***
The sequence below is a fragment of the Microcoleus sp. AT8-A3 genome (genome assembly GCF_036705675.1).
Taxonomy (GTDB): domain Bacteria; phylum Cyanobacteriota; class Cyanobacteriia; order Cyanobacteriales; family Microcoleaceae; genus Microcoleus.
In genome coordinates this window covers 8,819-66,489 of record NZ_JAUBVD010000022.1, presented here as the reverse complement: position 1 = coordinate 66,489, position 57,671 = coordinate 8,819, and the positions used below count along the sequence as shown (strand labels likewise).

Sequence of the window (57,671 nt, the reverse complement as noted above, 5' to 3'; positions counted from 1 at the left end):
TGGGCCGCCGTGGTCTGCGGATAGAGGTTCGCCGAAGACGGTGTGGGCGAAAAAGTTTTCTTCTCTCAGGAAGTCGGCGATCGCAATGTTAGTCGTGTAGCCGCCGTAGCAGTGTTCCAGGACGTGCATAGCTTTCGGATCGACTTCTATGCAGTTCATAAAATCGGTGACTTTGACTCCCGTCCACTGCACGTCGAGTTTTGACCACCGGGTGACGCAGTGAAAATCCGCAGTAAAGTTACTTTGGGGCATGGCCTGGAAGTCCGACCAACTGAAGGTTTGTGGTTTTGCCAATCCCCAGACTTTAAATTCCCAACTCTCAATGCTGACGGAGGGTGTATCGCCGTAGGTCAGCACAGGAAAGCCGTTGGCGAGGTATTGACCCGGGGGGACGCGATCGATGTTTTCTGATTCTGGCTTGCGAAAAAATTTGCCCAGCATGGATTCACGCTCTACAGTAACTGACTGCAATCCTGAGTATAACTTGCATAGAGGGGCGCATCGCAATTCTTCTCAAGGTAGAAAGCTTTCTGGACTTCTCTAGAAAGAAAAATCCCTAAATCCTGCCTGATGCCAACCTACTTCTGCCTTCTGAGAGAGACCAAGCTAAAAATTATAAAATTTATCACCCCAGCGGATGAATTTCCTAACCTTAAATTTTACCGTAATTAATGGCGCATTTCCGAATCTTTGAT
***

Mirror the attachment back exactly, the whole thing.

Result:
The sequence below is a fragment of the Microcoleus sp. AT8-A3 genome (genome assembly GCF_036705675.1).
Taxonomy (GTDB): domain Bacteria; phylum Cyanobacteriota; class Cyanobacteriia; order Cyanobacteriales; family Microcoleaceae; genus Microcoleus.
In genome coordinates this window covers 8,819-66,489 of record NZ_JAUBVD010000022.1, presented here as the reverse complement: position 1 = coordinate 66,489, position 57,671 = coordinate 8,819, and the positions used below count along the sequence as shown (strand labels likewise).

Sequence of the window (57,671 nt, the reverse complement as noted above, 5' to 3'; positions counted from 1 at the left end):
TGGGCCGCCGTGGTCTGCGGATAGAGGTTCGCCGAAGACGGTGTGGGCGAAAAAGTTTTCTTCTCTCAGGAAGTCGGCGATCGCAATGTTAGTCGTGTAGCCGCCGTAGCAGTGTTCCAGGACGTGCATAGCTTTCGGATCGACTTCTATGCAGTTCATAAAATCGGTGACTTTGACTCCCGTCCACTGCACGTCGAGTTTTGACCACCGGGTGACGCAGTGAAAATCCGCAGTAAAGTTACTTTGGGGCATGGCCTGGAAGTCCGACCAACTGAAGGTTTGTGGTTTTGCCAATCCCCAGACTTTAAATTCCCAACTCTCAATGCTGACGGAGGGTGTATCGCCGTAGGTCAGCACAGGAAAGCCGTTGGCGAGGTATTGACCCGGGGGGACGCGATCGATGTTTTCTGATTCTGGCTTGCGAAAAAATTTGCCCAGCATGGATTCACGCTCTACAGTAACTGACTGCAATCCTGAGTATAACTTGCATAGAGGGGCGCATCGCAATTCTTCTCAAGGTAGAAAGCTTTCTGGACTTCTCTAGAAAGAAAAATCCCTAAATCCTGCCTGATGCCAACCTACTTCTGCCTTCTGAGAGAGACCAAGCTAAAAATTATAAAATTTATCACCCCAGCGGATGAATTTCCTAACCTTAAATTTTACCGTAATTAATGGCGCATTTCCGAATCTTTGAT